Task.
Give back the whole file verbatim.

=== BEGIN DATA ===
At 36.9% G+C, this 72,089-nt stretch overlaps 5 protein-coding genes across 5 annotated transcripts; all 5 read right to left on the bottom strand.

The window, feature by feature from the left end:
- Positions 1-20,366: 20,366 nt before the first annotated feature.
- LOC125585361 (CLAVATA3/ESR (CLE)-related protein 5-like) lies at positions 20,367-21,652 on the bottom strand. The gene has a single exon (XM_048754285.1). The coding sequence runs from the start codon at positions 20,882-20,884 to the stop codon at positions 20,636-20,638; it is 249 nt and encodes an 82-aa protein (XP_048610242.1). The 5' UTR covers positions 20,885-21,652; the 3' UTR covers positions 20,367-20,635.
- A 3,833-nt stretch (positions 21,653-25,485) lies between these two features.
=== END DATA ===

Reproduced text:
At 36.9% G+C, this 72,089-nt stretch overlaps 5 protein-coding genes across 5 annotated transcripts; all 5 read right to left on the bottom strand.

The window, feature by feature from the left end:
- Positions 1-20,366: 20,366 nt before the first annotated feature.
- LOC125585361 (CLAVATA3/ESR (CLE)-related protein 5-like) lies at positions 20,367-21,652 on the bottom strand. The gene has a single exon (XM_048754285.1). The coding sequence runs from the start codon at positions 20,882-20,884 to the stop codon at positions 20,636-20,638; it is 249 nt and encodes an 82-aa protein (XP_048610242.1). The 5' UTR covers positions 20,885-21,652; the 3' UTR covers positions 20,367-20,635.
- A 3,833-nt stretch (positions 21,653-25,485) lies between these two features.